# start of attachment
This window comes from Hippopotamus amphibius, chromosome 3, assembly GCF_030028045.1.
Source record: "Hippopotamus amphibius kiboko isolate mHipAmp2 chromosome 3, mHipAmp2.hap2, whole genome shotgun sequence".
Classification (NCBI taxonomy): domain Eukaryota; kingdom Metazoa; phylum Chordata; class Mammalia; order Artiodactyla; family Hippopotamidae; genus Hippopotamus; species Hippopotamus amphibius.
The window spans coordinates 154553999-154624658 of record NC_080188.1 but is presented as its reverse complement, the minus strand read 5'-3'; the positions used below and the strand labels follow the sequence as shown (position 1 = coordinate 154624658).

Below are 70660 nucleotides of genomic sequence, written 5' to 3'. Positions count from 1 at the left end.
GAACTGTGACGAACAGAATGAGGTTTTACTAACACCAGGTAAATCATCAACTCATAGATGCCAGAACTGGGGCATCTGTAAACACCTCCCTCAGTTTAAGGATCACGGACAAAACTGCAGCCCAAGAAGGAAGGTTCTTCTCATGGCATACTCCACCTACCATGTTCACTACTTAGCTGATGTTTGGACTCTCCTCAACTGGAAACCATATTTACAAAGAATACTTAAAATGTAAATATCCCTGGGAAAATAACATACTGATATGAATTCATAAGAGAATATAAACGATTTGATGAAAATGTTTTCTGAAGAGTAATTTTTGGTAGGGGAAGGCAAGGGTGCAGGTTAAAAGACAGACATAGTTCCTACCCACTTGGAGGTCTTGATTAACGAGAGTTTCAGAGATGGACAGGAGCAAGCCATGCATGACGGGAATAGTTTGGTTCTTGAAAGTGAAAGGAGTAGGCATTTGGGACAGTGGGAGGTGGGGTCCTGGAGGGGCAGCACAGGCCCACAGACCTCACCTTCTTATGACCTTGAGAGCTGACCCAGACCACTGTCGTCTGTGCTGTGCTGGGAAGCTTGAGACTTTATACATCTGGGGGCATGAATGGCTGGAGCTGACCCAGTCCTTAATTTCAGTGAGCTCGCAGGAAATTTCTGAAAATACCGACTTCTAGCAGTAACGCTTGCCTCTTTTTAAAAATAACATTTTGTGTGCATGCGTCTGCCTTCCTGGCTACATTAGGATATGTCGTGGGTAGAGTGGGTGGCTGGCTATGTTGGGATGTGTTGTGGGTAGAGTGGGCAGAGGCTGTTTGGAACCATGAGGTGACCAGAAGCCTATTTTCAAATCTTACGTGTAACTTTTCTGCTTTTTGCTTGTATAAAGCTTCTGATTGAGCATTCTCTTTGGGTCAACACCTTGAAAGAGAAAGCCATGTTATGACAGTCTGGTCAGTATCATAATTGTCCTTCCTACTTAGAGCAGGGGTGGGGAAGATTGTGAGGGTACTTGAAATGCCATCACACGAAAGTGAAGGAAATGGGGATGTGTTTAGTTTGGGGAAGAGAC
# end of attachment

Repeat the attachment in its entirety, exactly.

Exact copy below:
This window comes from Hippopotamus amphibius, chromosome 3, assembly GCF_030028045.1.
Source record: "Hippopotamus amphibius kiboko isolate mHipAmp2 chromosome 3, mHipAmp2.hap2, whole genome shotgun sequence".
Classification (NCBI taxonomy): domain Eukaryota; kingdom Metazoa; phylum Chordata; class Mammalia; order Artiodactyla; family Hippopotamidae; genus Hippopotamus; species Hippopotamus amphibius.
The window spans coordinates 154553999-154624658 of record NC_080188.1 but is presented as its reverse complement, the minus strand read 5'-3'; the positions used below and the strand labels follow the sequence as shown (position 1 = coordinate 154624658).

Below are 70660 nucleotides of genomic sequence, written 5' to 3'. Positions count from 1 at the left end.
GAACTGTGACGAACAGAATGAGGTTTTACTAACACCAGGTAAATCATCAACTCATAGATGCCAGAACTGGGGCATCTGTAAACACCTCCCTCAGTTTAAGGATCACGGACAAAACTGCAGCCCAAGAAGGAAGGTTCTTCTCATGGCATACTCCACCTACCATGTTCACTACTTAGCTGATGTTTGGACTCTCCTCAACTGGAAACCATATTTACAAAGAATACTTAAAATGTAAATATCCCTGGGAAAATAACATACTGATATGAATTCATAAGAGAATATAAACGATTTGATGAAAATGTTTTCTGAAGAGTAATTTTTGGTAGGGGAAGGCAAGGGTGCAGGTTAAAAGACAGACATAGTTCCTACCCACTTGGAGGTCTTGATTAACGAGAGTTTCAGAGATGGACAGGAGCAAGCCATGCATGACGGGAATAGTTTGGTTCTTGAAAGTGAAAGGAGTAGGCATTTGGGACAGTGGGAGGTGGGGTCCTGGAGGGGCAGCACAGGCCCACAGACCTCACCTTCTTATGACCTTGAGAGCTGACCCAGACCACTGTCGTCTGTGCTGTGCTGGGAAGCTTGAGACTTTATACATCTGGGGGCATGAATGGCTGGAGCTGACCCAGTCCTTAATTTCAGTGAGCTCGCAGGAAATTTCTGAAAATACCGACTTCTAGCAGTAACGCTTGCCTCTTTTTAAAAATAACATTTTGTGTGCATGCGTCTGCCTTCCTGGCTACATTAGGATATGTCGTGGGTAGAGTGGGTGGCTGGCTATGTTGGGATGTGTTGTGGGTAGAGTGGGCAGAGGCTGTTTGGAACCATGAGGTGACCAGAAGCCTATTTTCAAATCTTACGTGTAACTTTTCTGCTTTTTGCTTGTATAAAGCTTCTGATTGAGCATTCTCTTTGGGTCAACACCTTGAAAGAGAAAGCCATGTTATGACAGTCTGGTCAGTATCATAATTGTCCTTCCTACTTAGAGCAGGGGTGGGGAAGATTGTGAGGGTACTTGAAATGCCATCACACGAAAGTGAAGGAAATGGGGATGTGTTTAGTTTGGGGAAGAGAC